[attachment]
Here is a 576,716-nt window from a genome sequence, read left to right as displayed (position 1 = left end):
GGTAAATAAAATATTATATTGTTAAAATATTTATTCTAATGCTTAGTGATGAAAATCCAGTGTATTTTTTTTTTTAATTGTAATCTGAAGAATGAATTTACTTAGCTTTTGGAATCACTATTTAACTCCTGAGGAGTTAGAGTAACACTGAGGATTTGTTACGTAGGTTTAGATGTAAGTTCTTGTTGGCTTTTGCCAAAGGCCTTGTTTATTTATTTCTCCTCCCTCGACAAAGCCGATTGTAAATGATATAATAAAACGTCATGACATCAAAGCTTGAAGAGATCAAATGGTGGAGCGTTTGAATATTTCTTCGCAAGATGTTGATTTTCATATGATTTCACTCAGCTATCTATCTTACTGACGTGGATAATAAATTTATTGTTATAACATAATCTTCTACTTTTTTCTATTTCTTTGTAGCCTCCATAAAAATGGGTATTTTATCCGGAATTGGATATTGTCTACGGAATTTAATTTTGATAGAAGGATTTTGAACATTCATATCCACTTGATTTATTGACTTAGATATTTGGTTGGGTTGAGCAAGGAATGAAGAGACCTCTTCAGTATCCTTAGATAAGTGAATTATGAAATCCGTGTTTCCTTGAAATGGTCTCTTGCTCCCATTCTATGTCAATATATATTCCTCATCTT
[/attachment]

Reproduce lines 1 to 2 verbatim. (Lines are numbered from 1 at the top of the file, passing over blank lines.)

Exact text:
Here is a 576,716-nt window from a genome sequence, read left to right as displayed (position 1 = left end):
GGTAAATAAAATATTATATTGTTAAAATATTTATTCTAATGCTTAGTGATGAAAATCCAGTGTATTTTTTTTTTTAATTGTAATCTGAAGAATGAATTTACTTAGCTTTTGGAATCACTATTTAACTCCTGAGGAGTTAGAGTAACACTGAGGATTTGTTACGTAGGTTTAGATGTAAGTTCTTGTTGGCTTTTGCCAAAGGCCTTGTTTATTTATTTCTCCTCCCTCGACAAAGCCGATTGTAAATGATATAATAAAACGTCATGACATCAAAGCTTGAAGAGATCAAATGGTGGAGCGTTTGAATATTTCTTCGCAAGATGTTGATTTTCATATGATTTCACTCAGCTATCTATCTTACTGACGTGGATAATAAATTTATTGTTATAACATAATCTTCTACTTTTTTCTATTTCTTTGTAGCCTCCATAAAAATGGGTATTTTATCCGGAATTGGATATTGTCTACGGAATTTAATTTTGATAGAAGGATTTTGAACATTCATATCCACTTGATTTATTGACTTAGATATTTGGTTGGGTTGAGCAAGGAATGAAGAGACCTCTTCAGTATCCTTAGATAAGTGAATTATGAAATCCGTGTTTCCTTGAAATGGTCTCTTGCTCCCATTCTATGTCAATATATATTCCTCATCTT